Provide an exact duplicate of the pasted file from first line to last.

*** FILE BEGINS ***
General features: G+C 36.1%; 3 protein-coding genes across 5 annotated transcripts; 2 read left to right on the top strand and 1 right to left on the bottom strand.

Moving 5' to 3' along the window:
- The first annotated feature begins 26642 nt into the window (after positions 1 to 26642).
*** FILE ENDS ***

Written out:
General features: G+C 36.1%; 3 protein-coding genes across 5 annotated transcripts; 2 read left to right on the top strand and 1 right to left on the bottom strand.

Moving 5' to 3' along the window:
- The first annotated feature begins 26642 nt into the window (after positions 1 to 26642).